Men are the hardest to shop for, and especially for kids. Dad stuff is either obscure, expensive, or obscure and expensive. So most often we seem to go for ties. But I thought it might be great to take that usual old tie and make it a little unusual. You can sew a tie out of just about any fabric, but I wanted something personal to commemorate Atti’s first letters, so I went for some of his artwork.
There are plenty of tie patterns available at the fabric store and online, but Bear happens to have a whole mountain of ties that are stained or ugly or inherited from somebody who bought them ten years ago. I used one of those ties as my pattern, and the bonus is that I could reuse the interfacing that came inside of it.
As you can see from our pattern, a tie has to be cut on the bias. This means cut diagonally on the fabric to get the fabric at its stretchiest. Unless you buy a ton of fabric you’re probably going to have to piece your tie together to get the length you need, but all you have to do is place the two pieces perpendicular to each other and sew a diagonal seam.
Cut one piece out of a lining fabric, and one piece out of a plain fabric suitable to be your canvas, piecing as necessary to get the length you need.
Decorate your main fabric. I used regular old wax crayons because Atti knows how to use them and they’re cheap, but you can use all kinds of things that are specially made for fabric decorating. I used an unbleached muslin as my main fabric so Atti could color his heart out and it would look great. If you use wax crayons you’ll need to heat set them so they don’t wash out or melt off. Place a rag or piece of paper on top of the coloring and then iron it with a dry iron. The wax will melt and be absorbed into the press cloth and leave the pigment behind.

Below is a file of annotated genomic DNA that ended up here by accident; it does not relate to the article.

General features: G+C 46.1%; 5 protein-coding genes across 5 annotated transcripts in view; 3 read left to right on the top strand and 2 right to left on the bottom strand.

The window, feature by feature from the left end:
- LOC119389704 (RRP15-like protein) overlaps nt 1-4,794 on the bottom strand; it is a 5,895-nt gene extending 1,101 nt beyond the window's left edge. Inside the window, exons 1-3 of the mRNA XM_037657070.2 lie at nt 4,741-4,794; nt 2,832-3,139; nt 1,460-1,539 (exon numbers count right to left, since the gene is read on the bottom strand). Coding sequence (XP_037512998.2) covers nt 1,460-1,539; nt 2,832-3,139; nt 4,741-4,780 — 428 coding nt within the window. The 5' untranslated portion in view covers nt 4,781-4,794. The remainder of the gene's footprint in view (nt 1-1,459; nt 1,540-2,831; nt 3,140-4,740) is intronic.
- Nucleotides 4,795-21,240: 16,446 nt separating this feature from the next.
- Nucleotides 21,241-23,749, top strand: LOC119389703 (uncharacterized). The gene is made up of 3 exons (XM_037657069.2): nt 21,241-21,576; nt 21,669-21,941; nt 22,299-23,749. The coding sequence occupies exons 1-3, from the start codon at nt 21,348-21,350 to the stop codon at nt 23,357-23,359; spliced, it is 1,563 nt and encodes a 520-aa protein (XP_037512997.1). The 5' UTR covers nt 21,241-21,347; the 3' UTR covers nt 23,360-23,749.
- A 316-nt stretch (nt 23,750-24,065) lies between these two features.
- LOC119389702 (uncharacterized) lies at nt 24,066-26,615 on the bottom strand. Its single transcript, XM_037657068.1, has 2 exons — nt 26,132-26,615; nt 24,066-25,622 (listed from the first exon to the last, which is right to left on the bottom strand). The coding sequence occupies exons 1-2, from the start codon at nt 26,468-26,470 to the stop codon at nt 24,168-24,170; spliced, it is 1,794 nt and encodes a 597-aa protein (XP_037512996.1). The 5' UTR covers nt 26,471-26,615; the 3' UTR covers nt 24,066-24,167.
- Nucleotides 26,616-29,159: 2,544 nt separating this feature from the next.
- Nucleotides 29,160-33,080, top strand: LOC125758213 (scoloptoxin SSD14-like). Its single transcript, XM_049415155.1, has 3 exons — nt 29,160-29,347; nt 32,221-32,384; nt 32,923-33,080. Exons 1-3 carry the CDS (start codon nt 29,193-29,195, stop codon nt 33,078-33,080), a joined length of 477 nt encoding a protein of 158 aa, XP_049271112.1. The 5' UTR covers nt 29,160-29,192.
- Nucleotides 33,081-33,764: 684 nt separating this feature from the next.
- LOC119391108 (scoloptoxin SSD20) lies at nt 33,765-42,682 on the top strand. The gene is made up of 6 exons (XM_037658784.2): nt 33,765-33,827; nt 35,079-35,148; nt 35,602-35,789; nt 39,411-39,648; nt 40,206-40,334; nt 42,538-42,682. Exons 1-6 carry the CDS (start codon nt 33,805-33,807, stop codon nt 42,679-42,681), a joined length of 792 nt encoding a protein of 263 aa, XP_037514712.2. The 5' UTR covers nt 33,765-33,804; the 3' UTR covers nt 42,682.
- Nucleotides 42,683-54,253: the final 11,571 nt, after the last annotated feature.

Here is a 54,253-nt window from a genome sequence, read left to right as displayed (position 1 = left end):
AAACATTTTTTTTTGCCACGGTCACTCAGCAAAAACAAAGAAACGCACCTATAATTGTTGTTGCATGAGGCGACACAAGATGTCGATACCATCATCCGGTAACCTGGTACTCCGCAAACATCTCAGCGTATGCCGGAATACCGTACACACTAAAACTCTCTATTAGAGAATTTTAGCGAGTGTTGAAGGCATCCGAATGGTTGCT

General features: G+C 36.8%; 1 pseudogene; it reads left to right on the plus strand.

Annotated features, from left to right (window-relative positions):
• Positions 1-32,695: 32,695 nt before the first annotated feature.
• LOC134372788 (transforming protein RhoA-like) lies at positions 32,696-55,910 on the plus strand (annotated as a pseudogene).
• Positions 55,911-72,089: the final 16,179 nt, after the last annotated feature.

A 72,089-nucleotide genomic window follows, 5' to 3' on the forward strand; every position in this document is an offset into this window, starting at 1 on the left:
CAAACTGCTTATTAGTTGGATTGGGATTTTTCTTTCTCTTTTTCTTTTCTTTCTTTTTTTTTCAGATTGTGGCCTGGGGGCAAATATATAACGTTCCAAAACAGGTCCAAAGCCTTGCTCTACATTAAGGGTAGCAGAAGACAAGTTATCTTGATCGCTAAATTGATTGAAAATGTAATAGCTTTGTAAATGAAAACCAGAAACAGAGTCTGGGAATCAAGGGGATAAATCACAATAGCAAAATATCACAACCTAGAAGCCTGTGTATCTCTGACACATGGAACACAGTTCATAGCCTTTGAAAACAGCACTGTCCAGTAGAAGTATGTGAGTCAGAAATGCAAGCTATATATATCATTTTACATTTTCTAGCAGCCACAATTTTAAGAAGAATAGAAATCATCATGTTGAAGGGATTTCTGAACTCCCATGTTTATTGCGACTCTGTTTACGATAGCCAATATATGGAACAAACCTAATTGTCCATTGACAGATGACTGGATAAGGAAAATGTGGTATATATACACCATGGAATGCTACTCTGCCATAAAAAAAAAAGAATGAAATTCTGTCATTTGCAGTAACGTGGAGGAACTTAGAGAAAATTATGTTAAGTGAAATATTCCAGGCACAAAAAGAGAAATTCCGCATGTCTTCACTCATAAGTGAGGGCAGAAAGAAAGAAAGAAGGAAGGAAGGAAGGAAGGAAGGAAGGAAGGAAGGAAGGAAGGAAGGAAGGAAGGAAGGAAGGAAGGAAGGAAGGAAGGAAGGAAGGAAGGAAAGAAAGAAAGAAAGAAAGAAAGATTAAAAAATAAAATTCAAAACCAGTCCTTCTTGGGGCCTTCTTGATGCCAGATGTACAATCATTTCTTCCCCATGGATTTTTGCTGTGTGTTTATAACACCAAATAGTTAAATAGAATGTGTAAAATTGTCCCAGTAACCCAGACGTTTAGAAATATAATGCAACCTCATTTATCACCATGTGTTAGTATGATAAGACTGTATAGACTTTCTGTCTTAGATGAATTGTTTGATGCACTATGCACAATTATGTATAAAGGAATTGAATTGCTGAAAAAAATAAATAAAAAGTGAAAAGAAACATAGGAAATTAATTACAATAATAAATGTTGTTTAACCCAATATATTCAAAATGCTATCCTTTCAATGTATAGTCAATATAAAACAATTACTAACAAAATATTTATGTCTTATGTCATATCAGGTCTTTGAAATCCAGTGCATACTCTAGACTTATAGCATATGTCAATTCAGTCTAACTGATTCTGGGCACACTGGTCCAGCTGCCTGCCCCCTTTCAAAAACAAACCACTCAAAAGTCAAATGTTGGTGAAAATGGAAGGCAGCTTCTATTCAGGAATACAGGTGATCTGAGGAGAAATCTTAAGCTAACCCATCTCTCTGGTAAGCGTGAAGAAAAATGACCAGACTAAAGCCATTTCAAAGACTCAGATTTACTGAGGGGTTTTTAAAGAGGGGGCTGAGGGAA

With your design finished it’s time to assemble the tie. Lay the front and lining fabrics on top of each other, right sides together, and sew the points of each end. Cut the tip of the seam allowance off for easy turning.
Turn the tie right side out and iron the points. Take the interfacing you saved and center it between the front and the lining fabrics, using a fusible web or adhesive spray if you need to. Pin the sides together and sew them closed down the whole length of the tie. Don’t fold the edges in, leave the raw parts out.
Fold the edges towards the lining, using your seam line as a guide. Iron in place.
Using your interfacing as a guide, fold the edges towards the center to make your final tie shape. Use a needle and thread to sew the tie closed.
We obviously colored this together, Atti’s not exactly to the “drawing people in wheelchairs” stage of his artistic development, but the letters are all his own. I’ll be giving this to Bear next week as his birthday present, and I predict tears!